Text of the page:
So you’re interested in a career in science policy, but what does that mean exactly? As it turns out, there are quite a few ways in which the arenas of "science" and "policy" can interact. For any early career scientist interested in exploring the various options that a career in science policy might entail, one of the most important questions that you should be asking is: what do I actually want to do? Knowing the answer (or answers!) to that question can go a long way in helping guide your decisions about how to best spend your time, energy, and expertise. Of course, knowing exactly what you want to do is often elusive and complicated for many of us, so we at Project Bridge have put together this toolkit as a starting point to help guide your research into the possible next step of your career.
This list is by no means comprehensive and many of these positions may not be mutually exclusive. Our goal is simply to provide helpful resources to springboard your career in science policy!
Written and compiled by Zoe O'Donoghue and Caitlin Winkler.
Scientific outreach can include advocating for increasing scientific funding, diversity in STEM fields, or general scientific literacy amongst the public. This can be accomplished oftentimes in tandem with a more "traditional" job in academia. Check out:
Scientific outreach can also include explaining relevant scientific issues to legislators or other lay-populations. This includes acting as the “resident expert” when legislators need particular aspects or implications of legislation to be explained. This can either be a dedicated position or in addition to a position in academia.
These positions typically play a role in drafting or analyzing the implications of bills. This obviously requires a significant amount of researching and writing so if you don’t love those then this may not be the best fit. On the other hand, you get to play a role in designing and creating the bills that may one day become law. Positions may be available at local, state, and federal levels.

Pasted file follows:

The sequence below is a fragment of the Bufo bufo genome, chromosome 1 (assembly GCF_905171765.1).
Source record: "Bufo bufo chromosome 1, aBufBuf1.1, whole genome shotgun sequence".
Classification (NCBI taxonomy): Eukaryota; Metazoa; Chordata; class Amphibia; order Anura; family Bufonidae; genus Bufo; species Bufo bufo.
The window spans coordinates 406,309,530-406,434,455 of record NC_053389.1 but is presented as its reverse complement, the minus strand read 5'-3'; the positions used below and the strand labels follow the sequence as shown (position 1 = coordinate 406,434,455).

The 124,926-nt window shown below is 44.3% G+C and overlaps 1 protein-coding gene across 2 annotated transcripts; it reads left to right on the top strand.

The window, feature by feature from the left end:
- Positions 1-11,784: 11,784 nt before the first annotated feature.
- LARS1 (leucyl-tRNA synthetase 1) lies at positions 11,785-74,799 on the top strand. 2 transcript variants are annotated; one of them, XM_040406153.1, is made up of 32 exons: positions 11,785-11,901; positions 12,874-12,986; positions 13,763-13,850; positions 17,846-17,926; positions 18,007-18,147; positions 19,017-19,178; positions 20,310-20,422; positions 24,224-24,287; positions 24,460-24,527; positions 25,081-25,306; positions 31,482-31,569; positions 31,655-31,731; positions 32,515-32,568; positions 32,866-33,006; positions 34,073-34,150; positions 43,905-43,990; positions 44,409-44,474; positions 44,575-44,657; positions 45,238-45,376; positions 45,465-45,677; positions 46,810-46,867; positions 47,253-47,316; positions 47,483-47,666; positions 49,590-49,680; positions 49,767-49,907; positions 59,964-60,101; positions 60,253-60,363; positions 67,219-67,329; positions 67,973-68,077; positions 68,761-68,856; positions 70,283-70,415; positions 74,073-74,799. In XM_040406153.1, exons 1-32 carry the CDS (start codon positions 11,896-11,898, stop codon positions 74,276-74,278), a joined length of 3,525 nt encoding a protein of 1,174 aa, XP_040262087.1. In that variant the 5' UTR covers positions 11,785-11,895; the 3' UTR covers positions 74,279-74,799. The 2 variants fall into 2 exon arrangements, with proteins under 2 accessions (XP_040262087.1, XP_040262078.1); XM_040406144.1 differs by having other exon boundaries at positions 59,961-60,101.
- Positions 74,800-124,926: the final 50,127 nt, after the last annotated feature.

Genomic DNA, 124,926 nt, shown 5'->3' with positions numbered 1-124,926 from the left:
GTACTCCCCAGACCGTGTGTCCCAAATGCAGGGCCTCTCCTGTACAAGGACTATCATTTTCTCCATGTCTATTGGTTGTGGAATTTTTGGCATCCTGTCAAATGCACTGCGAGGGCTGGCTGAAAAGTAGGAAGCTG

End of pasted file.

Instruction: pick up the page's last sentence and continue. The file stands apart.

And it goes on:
A lobbyist influences legislation related to a particular issue area on behalf of an individual special interest or specific group. These people often get a bad rap but lobbyists CAN lobby for scientifically positive and beneficial legislation as well. The National Postdoc Association has a great primer and resources for early career scientists interested in lobbying.
iBiology – scientific research and career resources, especially towards increasing all types of science communication
AAAS’ A Scientist’s Guide to Policy and working with congress
National Science Policy Network – resources for scientists interested in policy
500 Women Scientists – an excellent resource for getting involved in science communication and advocacy at home and globally
AAAS Fellowships - not just "Science & Technology" fellowships!
University of California, San Francisco’s Career Office – articles and resources on science policy careers, as well as a list of various fellowship opportunities
Engaging Scientists and Engineers in Policy (ESEP) Coalition – an extensive list of national and global science policy fellowship opportunities.
The Colorado Science Policy Summit was held on October 3, 2019 and hosted by Project Bridge and Science in Action from Colorado State University. Speakers included legislators and scientists currently engaged in policy development who discussed the process of developing bills and where and when and how scientists can get involved.
Explore notes from the Colorado Science Policy Summit (complied by Kelsey Barcomb).